Index of reading notes is here.

Reading notes, week 18


All of the Enchanted Forest Chronicles by Patricia C. Wrede. Now I’m fixing the atrocious epub conversion so I can give them to Spouse without cringing. I think my favourite is , Searching for Dragons.

Strong Poison by Dorothy L. Sayers. Canon review, in fact, because I offered Harriet Vane for the a ficathon goes into a bar fest. (Link is to rules post, perhaps the most enlightening.) Realized belatedly that it should have been Miss Climpson, but I can always save her for next year. (This will also prevent getting assigned Lord Peter Wimsey as bar-partner again, like in 2021 and 2022.)

Index of reading notes is here.

Reading notes, week 17


A slew of Enchanted Forest fanfic (GET THE NAMES RIGHT DAMMIT, you can check that they’re called Cimorene, Mendanbar and Kazul, not Cimorine, Mendenbarr and Kuzul), which makes me want to reread the Enchanted Forest Chronicles. Oh, and ignore all the things tagged “vore” that the search above yields unless you happen to be into that, I have no way to exclude it from the search and I am definitely not reading it.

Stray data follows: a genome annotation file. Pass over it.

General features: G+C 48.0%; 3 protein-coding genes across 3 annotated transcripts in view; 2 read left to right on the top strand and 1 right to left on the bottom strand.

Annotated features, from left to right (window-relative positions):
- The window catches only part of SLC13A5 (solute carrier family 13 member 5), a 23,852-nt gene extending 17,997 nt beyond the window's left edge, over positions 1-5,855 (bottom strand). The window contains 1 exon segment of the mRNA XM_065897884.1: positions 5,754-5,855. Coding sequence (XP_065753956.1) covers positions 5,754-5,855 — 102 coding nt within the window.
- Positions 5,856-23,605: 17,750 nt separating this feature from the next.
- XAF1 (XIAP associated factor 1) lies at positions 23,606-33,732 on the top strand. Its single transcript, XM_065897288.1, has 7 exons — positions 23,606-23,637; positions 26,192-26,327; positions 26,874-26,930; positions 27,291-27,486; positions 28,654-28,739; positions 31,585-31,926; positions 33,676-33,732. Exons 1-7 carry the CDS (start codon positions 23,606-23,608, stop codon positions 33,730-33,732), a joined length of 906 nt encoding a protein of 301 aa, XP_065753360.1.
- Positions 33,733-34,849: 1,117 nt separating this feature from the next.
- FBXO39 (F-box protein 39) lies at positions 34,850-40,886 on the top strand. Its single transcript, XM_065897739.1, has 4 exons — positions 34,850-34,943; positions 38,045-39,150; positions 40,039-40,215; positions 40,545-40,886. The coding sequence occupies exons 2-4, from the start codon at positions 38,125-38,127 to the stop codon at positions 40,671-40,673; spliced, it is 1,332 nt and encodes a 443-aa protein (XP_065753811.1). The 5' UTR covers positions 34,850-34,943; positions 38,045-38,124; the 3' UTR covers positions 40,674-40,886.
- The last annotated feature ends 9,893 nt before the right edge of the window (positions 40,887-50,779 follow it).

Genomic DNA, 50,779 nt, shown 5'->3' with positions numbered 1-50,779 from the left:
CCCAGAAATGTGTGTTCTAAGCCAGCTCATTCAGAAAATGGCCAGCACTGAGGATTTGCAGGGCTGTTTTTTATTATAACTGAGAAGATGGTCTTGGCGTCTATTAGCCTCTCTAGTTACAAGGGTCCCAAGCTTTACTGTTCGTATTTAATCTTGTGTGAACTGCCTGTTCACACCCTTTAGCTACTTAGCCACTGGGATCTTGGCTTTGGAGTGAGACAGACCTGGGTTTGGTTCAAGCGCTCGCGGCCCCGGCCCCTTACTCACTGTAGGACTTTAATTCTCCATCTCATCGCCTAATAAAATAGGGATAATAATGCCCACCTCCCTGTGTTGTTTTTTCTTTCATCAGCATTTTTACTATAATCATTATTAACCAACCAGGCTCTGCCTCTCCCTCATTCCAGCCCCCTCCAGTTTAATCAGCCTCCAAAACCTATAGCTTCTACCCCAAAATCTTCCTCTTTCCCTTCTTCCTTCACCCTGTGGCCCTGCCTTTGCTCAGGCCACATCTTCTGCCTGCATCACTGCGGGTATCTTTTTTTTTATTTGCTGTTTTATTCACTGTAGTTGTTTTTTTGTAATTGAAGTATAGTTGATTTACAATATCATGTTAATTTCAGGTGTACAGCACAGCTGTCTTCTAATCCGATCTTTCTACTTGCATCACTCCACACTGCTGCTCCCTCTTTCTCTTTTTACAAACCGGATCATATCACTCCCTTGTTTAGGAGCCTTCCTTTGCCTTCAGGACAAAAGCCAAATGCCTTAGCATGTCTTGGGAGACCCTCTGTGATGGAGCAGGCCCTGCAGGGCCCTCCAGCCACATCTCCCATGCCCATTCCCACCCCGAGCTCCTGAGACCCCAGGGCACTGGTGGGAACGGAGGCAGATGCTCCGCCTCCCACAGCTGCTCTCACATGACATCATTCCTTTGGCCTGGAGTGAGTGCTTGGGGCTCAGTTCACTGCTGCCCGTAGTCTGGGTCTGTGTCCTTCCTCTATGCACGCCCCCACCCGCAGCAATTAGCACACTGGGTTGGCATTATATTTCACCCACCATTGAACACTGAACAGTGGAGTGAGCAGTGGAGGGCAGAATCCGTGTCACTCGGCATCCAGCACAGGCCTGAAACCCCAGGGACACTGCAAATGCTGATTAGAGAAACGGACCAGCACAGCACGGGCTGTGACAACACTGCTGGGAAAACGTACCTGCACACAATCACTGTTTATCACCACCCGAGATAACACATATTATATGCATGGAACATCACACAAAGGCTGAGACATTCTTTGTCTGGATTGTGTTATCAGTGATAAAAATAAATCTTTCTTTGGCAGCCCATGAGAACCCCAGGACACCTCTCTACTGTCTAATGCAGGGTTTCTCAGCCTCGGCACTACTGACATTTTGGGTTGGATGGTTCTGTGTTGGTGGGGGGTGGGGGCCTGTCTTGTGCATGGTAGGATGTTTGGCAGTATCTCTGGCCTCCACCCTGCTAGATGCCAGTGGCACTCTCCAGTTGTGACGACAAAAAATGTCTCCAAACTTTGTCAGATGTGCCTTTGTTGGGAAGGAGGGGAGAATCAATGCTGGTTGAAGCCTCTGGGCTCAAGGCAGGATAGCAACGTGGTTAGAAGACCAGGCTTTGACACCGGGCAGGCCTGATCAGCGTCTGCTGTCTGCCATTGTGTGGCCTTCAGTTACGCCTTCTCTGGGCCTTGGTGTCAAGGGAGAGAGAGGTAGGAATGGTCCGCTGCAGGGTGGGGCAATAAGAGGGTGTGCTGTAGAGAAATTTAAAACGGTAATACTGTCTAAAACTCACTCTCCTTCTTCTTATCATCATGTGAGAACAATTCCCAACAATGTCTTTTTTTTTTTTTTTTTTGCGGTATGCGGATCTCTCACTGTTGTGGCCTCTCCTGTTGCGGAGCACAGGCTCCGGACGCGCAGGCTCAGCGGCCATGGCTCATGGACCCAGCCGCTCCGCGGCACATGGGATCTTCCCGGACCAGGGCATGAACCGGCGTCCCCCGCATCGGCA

Anne of Avonlea by L.M. Montgomery. I liked this even more than Anne of Green Gables! Lots of F/F fanfic possibility, though canon has that just as “friendship” and “kindred spirits”.

Anne of the Island by L.M. Montgomery. Rather more conventional, and the great happening at the end sort of falls flat because it’s only alluded to first and talked about afterwards, it doesn’t actually happen on the page. (I got more Avonlea books from various out-of-copyright sources, The Faded Page (Canada) has most of them, but I’ve had enough for a bit.)

Index of reading notes is here.

The dream engine scares and confuses me